Finished templating and content display for categories ("Writing", "Games"...) and projects today.

Turns out, you can get a lot out of templating by combining several functions, like conditionals mixed into the listing of projects on the category page to filter out the projects I don't want to show yet.

(It also allows grouping, sorting by date – which is what I do for production logs and updates now – and pagination, all of which may come useful in... basically any of the things I do here.)

Exploring a new tool can be challenging, particularly when your grasp is limited to what is essentially a black box. You can no longer work with its mechanism in the same way I'm used to with JS: you have to experiment in a slightly-abstract fashion, by changing inputs and monitoring outputs.

That's not a bad thing necessarily. In a way, it's invigorating, in as much as it forces me to experiment rather than find a way around. With JS libraries, I often end up rewriting them to fit my goals better, especially small ones. With a compiled executable that Zola comes in, I don't have this luxury – which takes me back to the time when that's exactly how my Web development experience was.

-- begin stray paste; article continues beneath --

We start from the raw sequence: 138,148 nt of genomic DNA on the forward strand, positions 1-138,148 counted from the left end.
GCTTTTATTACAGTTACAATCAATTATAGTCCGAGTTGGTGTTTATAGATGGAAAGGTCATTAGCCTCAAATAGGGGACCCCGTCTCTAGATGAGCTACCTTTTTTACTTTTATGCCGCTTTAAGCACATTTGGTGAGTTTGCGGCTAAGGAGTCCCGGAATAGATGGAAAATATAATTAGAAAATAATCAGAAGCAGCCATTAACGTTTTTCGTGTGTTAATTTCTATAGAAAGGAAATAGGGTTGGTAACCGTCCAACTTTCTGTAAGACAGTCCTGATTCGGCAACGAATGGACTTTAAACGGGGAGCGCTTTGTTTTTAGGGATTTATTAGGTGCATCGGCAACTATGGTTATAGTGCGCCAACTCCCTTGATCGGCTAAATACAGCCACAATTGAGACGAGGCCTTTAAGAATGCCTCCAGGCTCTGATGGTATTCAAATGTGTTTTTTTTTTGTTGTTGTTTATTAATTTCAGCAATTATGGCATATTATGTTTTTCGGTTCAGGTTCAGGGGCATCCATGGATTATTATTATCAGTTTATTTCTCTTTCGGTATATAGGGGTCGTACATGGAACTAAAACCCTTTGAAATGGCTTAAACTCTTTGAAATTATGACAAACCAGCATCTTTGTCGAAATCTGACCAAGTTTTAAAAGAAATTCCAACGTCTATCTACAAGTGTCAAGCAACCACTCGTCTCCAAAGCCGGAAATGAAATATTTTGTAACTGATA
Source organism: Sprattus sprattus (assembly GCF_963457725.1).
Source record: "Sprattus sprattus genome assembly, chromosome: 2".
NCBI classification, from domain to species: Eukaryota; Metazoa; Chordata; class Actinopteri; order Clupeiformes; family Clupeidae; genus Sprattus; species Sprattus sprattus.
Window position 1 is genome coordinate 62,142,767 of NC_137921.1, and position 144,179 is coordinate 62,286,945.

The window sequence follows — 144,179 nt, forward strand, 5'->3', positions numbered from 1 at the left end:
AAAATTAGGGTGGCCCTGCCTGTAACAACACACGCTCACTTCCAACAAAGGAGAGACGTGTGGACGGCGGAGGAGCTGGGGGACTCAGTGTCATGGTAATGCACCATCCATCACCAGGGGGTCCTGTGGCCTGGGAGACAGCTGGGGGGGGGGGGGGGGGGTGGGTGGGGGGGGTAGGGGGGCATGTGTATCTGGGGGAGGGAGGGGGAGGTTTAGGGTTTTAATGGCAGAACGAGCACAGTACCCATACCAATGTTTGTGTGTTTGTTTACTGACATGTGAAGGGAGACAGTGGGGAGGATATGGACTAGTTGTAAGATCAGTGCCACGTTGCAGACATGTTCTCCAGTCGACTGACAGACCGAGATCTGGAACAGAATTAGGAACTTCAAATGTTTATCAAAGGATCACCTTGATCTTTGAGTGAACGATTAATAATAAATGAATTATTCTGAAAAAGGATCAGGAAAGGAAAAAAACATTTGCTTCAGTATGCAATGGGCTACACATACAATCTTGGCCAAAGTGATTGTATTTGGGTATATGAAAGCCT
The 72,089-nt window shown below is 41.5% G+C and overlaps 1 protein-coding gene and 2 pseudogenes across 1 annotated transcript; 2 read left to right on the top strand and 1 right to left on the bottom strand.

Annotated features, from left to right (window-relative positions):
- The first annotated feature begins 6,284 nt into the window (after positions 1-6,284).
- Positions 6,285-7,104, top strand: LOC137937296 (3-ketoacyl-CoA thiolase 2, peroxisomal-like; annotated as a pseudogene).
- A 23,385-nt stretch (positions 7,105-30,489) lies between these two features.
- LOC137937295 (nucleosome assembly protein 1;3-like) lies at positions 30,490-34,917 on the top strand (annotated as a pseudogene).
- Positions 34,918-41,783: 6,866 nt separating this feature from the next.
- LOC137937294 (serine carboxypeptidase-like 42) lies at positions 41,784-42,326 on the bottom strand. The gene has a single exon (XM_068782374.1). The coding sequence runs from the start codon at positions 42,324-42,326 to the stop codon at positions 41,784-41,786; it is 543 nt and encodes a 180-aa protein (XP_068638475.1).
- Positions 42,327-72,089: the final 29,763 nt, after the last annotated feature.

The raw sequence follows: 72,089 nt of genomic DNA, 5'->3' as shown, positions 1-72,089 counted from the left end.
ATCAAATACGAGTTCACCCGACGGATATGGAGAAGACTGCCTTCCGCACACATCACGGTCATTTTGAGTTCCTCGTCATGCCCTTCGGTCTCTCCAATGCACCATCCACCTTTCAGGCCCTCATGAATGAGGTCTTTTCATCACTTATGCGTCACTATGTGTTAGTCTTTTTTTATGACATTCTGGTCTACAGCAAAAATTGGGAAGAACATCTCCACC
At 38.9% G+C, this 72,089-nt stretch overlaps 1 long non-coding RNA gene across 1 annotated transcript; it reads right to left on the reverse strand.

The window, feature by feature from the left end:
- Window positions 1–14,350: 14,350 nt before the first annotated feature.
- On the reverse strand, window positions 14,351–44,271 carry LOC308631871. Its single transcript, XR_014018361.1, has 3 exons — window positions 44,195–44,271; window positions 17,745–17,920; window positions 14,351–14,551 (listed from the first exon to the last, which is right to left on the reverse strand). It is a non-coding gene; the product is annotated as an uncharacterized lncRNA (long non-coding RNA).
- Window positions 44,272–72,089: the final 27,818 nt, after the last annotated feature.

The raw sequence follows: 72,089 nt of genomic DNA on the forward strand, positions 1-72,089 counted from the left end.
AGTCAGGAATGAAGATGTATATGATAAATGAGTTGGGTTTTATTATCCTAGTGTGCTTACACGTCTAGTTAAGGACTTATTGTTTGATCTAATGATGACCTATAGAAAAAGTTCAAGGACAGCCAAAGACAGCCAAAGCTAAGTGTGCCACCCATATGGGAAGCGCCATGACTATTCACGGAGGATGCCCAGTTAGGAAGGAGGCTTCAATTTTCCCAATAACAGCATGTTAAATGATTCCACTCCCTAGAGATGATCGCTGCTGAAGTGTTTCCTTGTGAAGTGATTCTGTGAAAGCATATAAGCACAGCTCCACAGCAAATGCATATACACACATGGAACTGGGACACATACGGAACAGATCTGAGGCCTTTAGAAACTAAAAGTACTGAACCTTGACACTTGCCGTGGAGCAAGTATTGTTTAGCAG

Like I said, Zola isn't perfect – but it's miles ahead of my usual experience with these things.

I think there's something to be said about the rigidity of structure required to render pages using it. You can make included pages (like production logs for each project), but you have to make a separate folder (in addition to the Markdown file with the project page's content). You can't in the same fashion render the project page by making a folder for it (as is common for regular HTML) and including everything in it.

That may be worth raising with the developer on Zola's GitHub page.